I fear that I should find these rambles dull, but that their utter lack of interest amuses me. I will be honest with the reader, though, and any Master Pliable is free to forsake me at this point; for I cannot promise to be really livelier than my walk. There is a Slough of Despond in full view, and not a Delectable Mountain to be seen, unless you choose so to call the high lands about Waltham, which we shall behold dark blue against the western sky presently. As I sally forth upon Benicia Street, the whole suburb of Charlesbridge stretches about me,—a vast space upon which I can embroider any fancy I like as I saunter along. I have no associations with it, or memories of it, and, at some seasons, I might wander for days in the most frequented parts of it, and meet hardly any one I know. It is not, however, to these parts that I commonly turn, but northward, up a street upon which a flight of French-roof houses suddenly settled a year or two since, with families in them, and many outward signs of permanence, though their precipitate arrival might cast some doubt upon this. I have to admire their uniform neatness and prettiness, and I look at their dormer-windows with the envy of one to whose weak sentimentality dormer- windows long appeared the supreme architectural happiness. But, for all my admiration of the houses, I find a variety that is pleasanter in the landscape, when I reach, beyond them, a little bridge which appears to span a small stream. It unites banks lined with a growth of trees and briers nodding their heads above the neighboring levels, and suggesting a quiet water-course, though in fact it is the Fitchburg Railroad that purls between them, with rippling freight and passenger trains and ever-gurgling locomotives. The banks take the earliest green of spring upon their southward slope, and on a Sunday morning of May, when the bells are lamenting the Sabbaths of the past, I find their sunny tranquillity sufficient to give me a slight heart-ache for I know not what. If I descend them and follow the railroad westward half a mile, I come to vast brick-yards, which are not in themselves exciting to the imagination, and which yet, from an irresistible association of ideas, remind me of Egypt, and are forever newly forsaken of those who made bricks without straw; so that I have no trouble in erecting temples and dynastic tombs out of the kilns; while the mills for grinding the clay serve me very well for those sad-voiced sakias or wheel-pumps which the Howadji Curtis heard wailing at their work of drawing water from the Nile. A little farther on I come to the boarding-house built at the railroad side for the French Canadians who have by this time succeeded the Hebrews in the toil of the brick-yards, and who, as they loiter in windy-voiced, good-humored groups about the doors of their lodgings, insist upon bringing before me the town of St. Michel at the mouth of the great Mont Cenis tunnel, where so many peasant folk like them are always amiably quarreling before the cabarets when the diligence comes and goes. Somewhere, there must be a gendarme with a cocked hat and a sword on, standing with folded arms to represent the Empire and Peace among that rural population; if I looked in-doors, I am sure I should see the neatest of landladies and landladies' daughters and nieces in high black silk caps, bearing hither and thither smoking bowls of bouillon and cafe-au-lait. Well, it takes as little to make one happy as miserable, thank Heaven! and I derive a cheerfulness from this scene which quite atones to me for the fleeting desolation suffered from the sunny verdure on the railroad bank. With repaired spirits I take my way up through the brick-yards towards the Irish settlement on the north, passing under the long sheds that shelter the kilns. The ashes lie cold about the mouths of most, and the bricks are burnt to the proper complexion; in others these are freshly arranged over flues in which the fire has not been kindled; but in whatever state I see them, I am reminded of brick-kilns of boyhood. They were then such palaces of enchantment as any architect should now vainly attempt to rival with bricks upon the most desirable corner lot of the Back Bay, and were the homes of men truly to be envied: men privileged to stay up all night; to sleep, as it were, out of doors; to hear the wild geese as they flew over in the darkness; to be waking in time to shoot the early ducks that visited the neighboring ponds; to roast corn upon the ends of sticks; to tell and to listen to stories that never ended, save in some sudden impulse to rise and dance a happy hoe-down in the ruddy light of the kiln- fires. If by day they were seen to have the redness of eyes of men that looked upon the whiskey when it was yellow and gave its color in the flask; if now and then the fragments of a broken bottle strewed the scene of their vigils, and a head broken to match appeared among those good comrades, the boyish imagination was not shocked by these things, but accepted them merely as the symbols of a free virile life. Some such life no doubt is still to be found in the Dublin to which I am come by the time my repertory of associations with brick-kilns is exhausted, but, oddly enough, I no longer care to encounter it.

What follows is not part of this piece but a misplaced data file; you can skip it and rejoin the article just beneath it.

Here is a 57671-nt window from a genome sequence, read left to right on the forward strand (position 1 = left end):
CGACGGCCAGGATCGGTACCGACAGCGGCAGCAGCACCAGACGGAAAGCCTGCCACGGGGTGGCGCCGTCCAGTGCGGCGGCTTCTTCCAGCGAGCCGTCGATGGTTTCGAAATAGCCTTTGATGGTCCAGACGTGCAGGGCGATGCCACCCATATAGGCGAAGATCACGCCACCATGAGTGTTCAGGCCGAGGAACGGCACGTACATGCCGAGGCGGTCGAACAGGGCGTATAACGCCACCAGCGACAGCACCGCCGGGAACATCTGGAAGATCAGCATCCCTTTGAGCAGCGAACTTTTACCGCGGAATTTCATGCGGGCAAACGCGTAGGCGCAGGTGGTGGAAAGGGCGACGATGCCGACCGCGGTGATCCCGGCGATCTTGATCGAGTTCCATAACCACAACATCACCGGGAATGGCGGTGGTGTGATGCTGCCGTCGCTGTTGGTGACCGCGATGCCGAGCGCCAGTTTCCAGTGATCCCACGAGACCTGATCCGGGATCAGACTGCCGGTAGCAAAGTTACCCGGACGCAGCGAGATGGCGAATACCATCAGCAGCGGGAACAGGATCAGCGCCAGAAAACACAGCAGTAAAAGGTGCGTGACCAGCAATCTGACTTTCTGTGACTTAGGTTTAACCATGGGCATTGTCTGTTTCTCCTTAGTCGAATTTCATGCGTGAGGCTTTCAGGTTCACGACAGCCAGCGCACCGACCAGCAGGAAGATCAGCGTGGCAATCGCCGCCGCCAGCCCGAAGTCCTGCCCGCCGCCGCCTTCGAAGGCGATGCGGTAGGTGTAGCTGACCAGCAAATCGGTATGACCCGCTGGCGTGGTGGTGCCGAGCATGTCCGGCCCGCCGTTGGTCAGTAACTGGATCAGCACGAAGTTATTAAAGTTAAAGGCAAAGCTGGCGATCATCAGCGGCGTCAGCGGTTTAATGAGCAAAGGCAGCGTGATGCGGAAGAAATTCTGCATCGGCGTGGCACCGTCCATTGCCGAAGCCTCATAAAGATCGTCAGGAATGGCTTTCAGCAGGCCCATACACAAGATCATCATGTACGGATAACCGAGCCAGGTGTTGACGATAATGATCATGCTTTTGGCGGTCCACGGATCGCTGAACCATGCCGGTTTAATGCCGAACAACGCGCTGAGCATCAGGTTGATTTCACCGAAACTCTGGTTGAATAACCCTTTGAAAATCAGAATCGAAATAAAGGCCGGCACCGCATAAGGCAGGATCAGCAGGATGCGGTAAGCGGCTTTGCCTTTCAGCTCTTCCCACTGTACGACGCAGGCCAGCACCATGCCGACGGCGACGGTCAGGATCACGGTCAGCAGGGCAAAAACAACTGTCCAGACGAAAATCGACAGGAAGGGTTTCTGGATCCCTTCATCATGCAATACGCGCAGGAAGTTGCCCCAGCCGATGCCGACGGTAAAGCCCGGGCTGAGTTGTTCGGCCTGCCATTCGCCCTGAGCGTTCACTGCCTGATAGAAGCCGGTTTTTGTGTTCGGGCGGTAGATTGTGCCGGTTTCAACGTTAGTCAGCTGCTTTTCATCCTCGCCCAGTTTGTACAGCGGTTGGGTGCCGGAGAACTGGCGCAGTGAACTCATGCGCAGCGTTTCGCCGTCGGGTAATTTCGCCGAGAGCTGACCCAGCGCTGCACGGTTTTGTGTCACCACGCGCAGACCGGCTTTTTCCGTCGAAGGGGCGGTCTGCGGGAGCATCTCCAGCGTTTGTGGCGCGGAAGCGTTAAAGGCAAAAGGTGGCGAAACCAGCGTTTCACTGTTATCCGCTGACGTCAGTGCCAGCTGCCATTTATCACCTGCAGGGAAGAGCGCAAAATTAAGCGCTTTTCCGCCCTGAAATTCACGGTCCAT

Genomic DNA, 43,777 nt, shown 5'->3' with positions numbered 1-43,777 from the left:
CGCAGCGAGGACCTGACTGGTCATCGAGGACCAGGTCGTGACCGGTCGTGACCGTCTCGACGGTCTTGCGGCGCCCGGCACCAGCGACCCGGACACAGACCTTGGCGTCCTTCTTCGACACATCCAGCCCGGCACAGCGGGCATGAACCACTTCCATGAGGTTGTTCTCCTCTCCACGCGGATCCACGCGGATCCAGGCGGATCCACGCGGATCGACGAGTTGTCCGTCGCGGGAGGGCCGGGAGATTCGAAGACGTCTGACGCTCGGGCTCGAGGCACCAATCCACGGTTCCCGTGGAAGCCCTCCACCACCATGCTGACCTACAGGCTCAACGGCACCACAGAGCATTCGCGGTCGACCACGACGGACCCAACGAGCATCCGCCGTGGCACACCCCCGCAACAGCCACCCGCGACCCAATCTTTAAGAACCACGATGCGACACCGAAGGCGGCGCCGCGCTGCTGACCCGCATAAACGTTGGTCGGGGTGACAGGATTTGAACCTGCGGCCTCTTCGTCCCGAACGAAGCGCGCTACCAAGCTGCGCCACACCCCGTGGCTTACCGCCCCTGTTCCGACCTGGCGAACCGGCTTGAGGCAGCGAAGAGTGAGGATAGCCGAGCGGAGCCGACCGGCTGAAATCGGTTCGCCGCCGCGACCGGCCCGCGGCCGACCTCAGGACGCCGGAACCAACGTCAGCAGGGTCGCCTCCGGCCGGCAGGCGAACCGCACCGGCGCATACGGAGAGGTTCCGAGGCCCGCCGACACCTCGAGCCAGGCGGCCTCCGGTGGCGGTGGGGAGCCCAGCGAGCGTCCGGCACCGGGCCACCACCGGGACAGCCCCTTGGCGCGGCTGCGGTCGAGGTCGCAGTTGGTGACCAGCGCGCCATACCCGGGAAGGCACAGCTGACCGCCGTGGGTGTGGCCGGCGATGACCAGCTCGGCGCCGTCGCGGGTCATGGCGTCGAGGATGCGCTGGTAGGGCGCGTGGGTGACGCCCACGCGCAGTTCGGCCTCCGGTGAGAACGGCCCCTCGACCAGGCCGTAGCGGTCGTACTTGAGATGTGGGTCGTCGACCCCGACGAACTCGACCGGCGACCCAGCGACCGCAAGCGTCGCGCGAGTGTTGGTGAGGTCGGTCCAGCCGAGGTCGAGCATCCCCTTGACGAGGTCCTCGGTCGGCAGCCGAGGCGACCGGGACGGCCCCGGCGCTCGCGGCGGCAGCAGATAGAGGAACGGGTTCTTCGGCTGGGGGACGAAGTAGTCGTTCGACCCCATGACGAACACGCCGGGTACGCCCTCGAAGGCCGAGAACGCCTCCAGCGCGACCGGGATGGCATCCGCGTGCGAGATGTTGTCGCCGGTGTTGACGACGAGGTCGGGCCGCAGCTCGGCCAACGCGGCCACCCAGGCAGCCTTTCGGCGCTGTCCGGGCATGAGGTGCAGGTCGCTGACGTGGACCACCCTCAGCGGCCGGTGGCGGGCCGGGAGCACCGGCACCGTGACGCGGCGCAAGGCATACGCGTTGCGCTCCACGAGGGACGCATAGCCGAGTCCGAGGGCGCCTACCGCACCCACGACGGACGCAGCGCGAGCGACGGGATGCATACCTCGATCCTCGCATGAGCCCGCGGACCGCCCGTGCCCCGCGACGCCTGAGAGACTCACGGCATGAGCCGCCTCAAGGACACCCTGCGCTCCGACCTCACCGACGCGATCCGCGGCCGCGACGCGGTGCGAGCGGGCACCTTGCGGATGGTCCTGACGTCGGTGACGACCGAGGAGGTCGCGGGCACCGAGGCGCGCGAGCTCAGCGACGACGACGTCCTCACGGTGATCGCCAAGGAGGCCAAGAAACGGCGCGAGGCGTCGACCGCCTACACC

It is perhaps in a pious recognition of our mortality that Dublin is built around the Irish grave-yard. Most of its windows look out upon the sepulchral monuments and the pretty constant arrival of the funeral trains with their long lines of carriages bringing to the celebration of the sad ultimate rites those gay companies of Irish mourners. I suppose that the spectacle of such obsequies is not at all depressing to the inhabitants of Dublin; but that, on the contrary, it must beget in them a feeling which, if not resignation to death, is, at least, a sort of sub-acute cheerfulness in his presence. None but a Dubliner, however, would have been greatly animated by a scene which I witnessed during a stroll through this cemetery one afternoon of early spring. The fact that a marble slab or shaft more or less sculptured, and inscribed with words more or less helpless, is the utmost that we can give to one whom once we could caress with every tenderness of speech and touch, and that, after all, the memorial we raise is rather to our own grief, and is a decency, a mere conventionality,—this is a dreadful fact on which the heart breaks itself with such a pang, that it always seems a desolation never recognized, an anguish never felt before. Whilst I stood revolving this thought in my mind, and reading the Irish names upon the stones and the black head- boards,—the latter adorned with pictures of angels, once gilt, but now weather-worn down to the yellow paint,—a wail of intolerable pathos filled the air: "O my darling, O my darling! O—O—O!" with sobs and groans and sighs; and, looking about, I saw two women, one standing upright beside another that had cast herself upon a grave, and lay clasping it with her comfortless arms, uttering these cries. The grave was a year old at least, but the grief seemed of yesterday or of that morning. At times the friend that stood beside the prostrate woman stooped and spoke a soothing word to her, while she wailed out her woe; and in the midst some little ribald Irish boys came scuffling and quarreling up the pathway, singing snatches of an obscene song; and when both the wailing and the singing had died away, an old woman, decently clad, and with her many-wrinkled face softened by the old-fashioned frill running round the inside of her cap, dropped down upon her knees beside a very old grave, and clasped her hands in a silent prayer above it.